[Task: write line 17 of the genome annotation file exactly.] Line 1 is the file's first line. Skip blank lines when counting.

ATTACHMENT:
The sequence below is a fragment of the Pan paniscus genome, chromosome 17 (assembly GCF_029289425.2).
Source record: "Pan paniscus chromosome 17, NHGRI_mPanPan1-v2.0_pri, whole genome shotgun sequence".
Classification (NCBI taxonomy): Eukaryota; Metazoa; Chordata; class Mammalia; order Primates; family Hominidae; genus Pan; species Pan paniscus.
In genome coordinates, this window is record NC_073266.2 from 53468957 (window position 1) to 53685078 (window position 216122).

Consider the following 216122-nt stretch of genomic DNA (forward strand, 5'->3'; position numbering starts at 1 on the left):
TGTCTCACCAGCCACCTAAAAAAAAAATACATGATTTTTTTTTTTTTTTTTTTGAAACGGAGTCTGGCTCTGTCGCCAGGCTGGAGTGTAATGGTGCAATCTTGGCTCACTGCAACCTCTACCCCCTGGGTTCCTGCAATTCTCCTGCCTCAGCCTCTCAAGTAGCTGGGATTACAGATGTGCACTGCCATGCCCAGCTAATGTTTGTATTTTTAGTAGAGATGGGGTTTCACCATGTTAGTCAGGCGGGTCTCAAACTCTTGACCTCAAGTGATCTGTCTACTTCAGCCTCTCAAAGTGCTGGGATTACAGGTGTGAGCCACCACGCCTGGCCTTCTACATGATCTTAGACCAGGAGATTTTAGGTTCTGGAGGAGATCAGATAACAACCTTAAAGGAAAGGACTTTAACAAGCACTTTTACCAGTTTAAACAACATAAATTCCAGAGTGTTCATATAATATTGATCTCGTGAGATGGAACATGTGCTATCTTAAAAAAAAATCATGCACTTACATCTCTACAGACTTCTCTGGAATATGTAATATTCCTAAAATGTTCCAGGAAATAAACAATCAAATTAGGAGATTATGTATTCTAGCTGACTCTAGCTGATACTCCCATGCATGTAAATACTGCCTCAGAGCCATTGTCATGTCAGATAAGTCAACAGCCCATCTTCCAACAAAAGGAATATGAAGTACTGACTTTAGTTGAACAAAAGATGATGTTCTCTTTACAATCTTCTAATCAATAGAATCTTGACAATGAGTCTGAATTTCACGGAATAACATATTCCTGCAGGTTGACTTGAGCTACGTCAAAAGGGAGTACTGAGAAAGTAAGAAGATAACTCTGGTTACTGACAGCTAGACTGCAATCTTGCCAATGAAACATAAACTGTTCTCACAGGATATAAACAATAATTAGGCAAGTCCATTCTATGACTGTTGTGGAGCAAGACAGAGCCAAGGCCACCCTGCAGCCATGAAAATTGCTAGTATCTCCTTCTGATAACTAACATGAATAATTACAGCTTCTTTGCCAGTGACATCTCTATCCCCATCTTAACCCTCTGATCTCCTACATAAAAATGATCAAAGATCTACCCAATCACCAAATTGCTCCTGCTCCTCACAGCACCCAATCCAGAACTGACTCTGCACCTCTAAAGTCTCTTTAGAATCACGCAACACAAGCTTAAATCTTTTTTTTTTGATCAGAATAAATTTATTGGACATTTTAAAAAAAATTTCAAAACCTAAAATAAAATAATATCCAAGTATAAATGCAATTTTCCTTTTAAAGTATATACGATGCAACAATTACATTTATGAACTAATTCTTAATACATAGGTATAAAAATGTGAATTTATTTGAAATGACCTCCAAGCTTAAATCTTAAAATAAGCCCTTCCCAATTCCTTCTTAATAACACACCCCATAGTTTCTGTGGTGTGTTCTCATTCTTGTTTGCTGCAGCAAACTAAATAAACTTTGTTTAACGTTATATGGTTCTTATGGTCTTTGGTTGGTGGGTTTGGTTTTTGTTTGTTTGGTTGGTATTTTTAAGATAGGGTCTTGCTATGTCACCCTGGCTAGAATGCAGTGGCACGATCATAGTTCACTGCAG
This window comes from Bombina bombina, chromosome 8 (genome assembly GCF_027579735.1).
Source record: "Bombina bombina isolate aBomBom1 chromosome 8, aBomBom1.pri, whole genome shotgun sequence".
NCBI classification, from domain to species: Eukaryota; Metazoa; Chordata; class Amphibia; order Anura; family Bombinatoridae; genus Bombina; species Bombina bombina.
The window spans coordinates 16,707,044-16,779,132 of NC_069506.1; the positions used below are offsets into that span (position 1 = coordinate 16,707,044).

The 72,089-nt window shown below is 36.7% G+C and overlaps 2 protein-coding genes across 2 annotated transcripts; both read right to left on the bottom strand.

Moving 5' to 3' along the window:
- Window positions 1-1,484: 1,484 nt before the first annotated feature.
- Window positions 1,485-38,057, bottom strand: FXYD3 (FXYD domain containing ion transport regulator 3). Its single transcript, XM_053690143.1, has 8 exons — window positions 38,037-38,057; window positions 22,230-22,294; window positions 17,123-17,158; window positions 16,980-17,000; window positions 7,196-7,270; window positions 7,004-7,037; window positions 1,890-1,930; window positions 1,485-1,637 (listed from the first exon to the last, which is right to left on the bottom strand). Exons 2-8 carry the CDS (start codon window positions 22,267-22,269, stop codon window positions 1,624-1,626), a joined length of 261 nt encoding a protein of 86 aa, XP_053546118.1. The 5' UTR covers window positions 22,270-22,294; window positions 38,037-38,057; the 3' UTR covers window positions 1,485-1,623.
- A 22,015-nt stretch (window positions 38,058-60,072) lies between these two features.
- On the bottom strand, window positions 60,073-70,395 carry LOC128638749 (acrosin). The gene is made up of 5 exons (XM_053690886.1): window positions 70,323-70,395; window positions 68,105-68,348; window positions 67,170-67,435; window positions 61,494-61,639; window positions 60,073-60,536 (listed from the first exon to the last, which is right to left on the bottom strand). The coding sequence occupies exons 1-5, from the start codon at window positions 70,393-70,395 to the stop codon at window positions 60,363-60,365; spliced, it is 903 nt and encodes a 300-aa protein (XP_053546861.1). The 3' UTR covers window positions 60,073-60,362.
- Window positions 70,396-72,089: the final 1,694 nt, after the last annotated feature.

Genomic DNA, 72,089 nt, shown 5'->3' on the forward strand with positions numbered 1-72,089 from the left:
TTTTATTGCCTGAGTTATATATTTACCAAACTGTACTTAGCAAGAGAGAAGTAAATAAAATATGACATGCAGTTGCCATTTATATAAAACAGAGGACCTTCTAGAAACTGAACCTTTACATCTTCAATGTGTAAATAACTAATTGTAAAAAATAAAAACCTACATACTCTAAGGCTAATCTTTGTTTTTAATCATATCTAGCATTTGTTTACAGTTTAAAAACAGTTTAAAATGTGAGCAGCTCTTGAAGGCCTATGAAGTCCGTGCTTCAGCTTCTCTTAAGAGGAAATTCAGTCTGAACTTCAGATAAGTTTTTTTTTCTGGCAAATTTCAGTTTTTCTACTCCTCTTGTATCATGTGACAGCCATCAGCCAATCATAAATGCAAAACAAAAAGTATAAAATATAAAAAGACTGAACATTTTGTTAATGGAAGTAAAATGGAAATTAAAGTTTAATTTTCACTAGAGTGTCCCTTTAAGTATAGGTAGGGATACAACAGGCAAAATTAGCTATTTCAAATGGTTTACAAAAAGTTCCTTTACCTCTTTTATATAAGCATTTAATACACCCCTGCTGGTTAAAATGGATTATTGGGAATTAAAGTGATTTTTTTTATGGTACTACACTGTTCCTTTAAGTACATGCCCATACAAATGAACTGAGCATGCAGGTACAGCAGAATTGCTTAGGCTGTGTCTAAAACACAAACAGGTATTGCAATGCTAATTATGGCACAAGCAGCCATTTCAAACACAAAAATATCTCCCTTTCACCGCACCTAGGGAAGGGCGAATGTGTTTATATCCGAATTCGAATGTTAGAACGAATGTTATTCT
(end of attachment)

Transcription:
- Window positions 70,396-72,089: the final 1,694 nt, after the last annotated feature.